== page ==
The Flanagan Memo -- Re: It is Christmas time, Hanukkah time and, good grief, time for lutefisk. Happy holidays!
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This is the season for lutefisk lovers. If you are one, look alert. Many churches and other groups are staging lutefisk dinners this month. But if you miss a December date, check January.
The good old Order of the Eastern Star, my grandmother's favorite group, will have a lutefisk dinner from 3 to 6 p.m. on Jan 21. It will be at the Lake Harriet Masonic Lodge, 4519 France Av. S. in Minneapolis. To reserve a spot, call the cooks at 952-926-3084.
And what, you may ask, is lutefisk? Don't ask. Just eat.
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For all of you who admire the books by Larry Millett, be aware that there is a new one this holiday season. "Once There Were Castles: Lost Mansions and Estates of the Twin Cities" is about the homes, actually, mansions, built in Minneapolis and St. Paul in our earlier years.
Not many of the grand houses remain, but the American Swedish Institute is a good example. It stands proudly and is open to the public on the corner of 26th Street and Park Avenue S.
I haven't read Millett's new book yet, but I know it will be another hit. He just has a way.
The former architecture critic for the St. Paul Pioneer Press, Millett does his research carefully and usually works with an excellent photographer. All of his books about our towns are worth reading. Some may startle you or break your heart, but you keep reading.
In his "Twin Cities Then and Now," written in 1996, Millett examines the way our towns used to look in contrast with our modern look. It is fascinating. Like me, he hates to lose some earlier buildings. And like me and dozens of others, he thinks the razing of the Metropolitan Building at 4th Street and 2nd Avenue S. was scandalous. Millett called the building "Minneapolis' most famous lost monument" and it is.
About the Loring Park District, he notes that few neighborhoods "can match its urbanity." That's where I lived when I arrived in Minneapolis. Actually, I lived at 80 Spruce Place in a one-room apartment. There was a grocery next door and a big house with a big porch across the street.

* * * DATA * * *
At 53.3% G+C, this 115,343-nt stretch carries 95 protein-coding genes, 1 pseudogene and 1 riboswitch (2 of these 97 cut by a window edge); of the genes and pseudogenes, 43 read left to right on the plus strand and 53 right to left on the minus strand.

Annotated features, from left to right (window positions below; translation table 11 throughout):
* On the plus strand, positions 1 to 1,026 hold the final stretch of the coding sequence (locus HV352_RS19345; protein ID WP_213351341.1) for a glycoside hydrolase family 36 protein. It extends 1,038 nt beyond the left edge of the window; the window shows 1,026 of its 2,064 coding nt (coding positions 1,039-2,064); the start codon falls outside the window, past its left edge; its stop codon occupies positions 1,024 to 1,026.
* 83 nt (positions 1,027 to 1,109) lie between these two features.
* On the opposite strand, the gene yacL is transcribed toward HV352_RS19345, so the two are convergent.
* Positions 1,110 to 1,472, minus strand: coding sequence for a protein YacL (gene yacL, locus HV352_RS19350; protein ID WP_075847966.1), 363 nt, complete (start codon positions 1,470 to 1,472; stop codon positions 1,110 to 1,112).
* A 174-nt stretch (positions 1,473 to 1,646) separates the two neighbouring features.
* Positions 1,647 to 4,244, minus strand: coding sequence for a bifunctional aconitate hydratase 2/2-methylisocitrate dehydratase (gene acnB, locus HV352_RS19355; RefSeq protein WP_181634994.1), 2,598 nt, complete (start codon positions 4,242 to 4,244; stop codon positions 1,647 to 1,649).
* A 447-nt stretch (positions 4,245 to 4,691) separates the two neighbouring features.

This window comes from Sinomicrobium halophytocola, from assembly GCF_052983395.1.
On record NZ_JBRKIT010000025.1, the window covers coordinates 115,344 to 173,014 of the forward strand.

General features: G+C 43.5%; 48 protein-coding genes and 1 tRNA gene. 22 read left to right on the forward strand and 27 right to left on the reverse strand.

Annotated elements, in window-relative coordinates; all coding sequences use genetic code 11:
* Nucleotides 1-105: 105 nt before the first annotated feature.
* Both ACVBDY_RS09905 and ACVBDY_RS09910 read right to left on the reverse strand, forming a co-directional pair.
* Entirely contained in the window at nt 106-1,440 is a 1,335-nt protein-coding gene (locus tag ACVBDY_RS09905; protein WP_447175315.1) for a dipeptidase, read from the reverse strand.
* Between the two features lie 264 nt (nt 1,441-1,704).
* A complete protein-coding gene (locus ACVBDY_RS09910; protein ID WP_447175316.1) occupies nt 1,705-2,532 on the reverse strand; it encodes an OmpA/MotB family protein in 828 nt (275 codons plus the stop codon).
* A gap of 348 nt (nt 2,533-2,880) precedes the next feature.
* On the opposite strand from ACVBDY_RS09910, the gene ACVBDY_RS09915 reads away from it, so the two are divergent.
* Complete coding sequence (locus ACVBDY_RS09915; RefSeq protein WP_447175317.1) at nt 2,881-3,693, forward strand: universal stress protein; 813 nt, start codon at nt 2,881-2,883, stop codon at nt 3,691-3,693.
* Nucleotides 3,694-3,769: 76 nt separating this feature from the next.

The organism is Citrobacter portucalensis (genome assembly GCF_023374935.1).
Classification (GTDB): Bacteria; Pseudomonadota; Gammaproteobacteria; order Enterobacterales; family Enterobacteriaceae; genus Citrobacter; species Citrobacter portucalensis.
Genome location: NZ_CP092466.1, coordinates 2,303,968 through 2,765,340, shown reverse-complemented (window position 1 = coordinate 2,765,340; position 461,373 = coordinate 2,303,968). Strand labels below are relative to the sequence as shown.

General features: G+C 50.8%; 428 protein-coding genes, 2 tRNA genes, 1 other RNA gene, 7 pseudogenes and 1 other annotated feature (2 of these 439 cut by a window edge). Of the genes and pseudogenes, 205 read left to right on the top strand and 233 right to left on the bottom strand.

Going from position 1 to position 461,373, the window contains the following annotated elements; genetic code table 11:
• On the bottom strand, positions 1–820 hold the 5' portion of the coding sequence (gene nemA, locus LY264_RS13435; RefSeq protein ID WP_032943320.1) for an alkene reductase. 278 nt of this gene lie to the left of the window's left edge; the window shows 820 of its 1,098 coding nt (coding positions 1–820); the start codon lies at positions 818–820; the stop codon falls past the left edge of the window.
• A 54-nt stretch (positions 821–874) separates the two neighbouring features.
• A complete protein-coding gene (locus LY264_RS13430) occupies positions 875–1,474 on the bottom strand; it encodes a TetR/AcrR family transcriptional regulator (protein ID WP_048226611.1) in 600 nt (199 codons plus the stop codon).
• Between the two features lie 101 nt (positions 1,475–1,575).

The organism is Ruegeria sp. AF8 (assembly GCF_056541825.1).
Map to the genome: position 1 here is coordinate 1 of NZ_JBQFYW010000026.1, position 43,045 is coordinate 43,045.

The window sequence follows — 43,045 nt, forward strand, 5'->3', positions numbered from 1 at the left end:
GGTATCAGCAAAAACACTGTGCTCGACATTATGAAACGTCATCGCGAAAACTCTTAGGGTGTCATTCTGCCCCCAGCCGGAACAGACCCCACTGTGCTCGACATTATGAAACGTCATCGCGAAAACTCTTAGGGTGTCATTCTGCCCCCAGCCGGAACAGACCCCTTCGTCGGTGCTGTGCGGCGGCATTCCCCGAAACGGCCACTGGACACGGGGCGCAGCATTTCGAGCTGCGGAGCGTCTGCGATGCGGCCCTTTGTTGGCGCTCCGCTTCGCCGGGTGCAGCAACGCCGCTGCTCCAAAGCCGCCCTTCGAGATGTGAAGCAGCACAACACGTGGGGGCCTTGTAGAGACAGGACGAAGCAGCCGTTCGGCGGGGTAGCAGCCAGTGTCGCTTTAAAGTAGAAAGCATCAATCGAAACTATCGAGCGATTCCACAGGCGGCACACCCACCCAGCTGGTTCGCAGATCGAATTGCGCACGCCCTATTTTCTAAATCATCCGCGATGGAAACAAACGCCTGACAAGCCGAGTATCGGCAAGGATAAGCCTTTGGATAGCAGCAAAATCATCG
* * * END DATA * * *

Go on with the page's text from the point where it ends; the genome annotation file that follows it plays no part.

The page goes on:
Next to it, around the corner on Grant Street, was the Central Park Terrace, a wonderful row of 18 or so townhouses that everybody called The Castle. It dominated Grant Street and Spruce Place from 1885 to its destruction in 1969.
I wrote about it sometime in the 1960s and visited a couple of the apartments. It was a grand structure and could have been rehabbed, I suspect. However, it was razed and replaced. The new apartments, part of the Loring Greenway project, "are not of the quality of the old rowhouses," says Millett. "But they fit in well enough," he says, "and demonstrate how it is possible to change a piece of the city without destroying its fundamental character."
What of Spruce Place? Well, a part of the street is still there. It runs right up to Oak Grove. If it is warm enough, why not walk by and dream a little.
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Another new book tells the story of Maestro Stanislaw Skrowaczewski. "Seeking the Infinite -- The Musical Life of Stanislaw Skrowaczewski," by Frederick Harris Jr., takes center stage Sunday, when the Chamber Music Society of Minnesota will present a concert featuring three of Skrowaczewski's compositions. He will be there and so will Frederick Harris to answer questions about the book. Some great musicians will be participating, including Minnesota Orchestra stalwarts Thomas Turner on viola, Anthony Ross on cello and Burt Hara on clarinet. The event is set for 4 p.m. at the Minnesota History Center, 345 Kellogg Blvd., St Paul.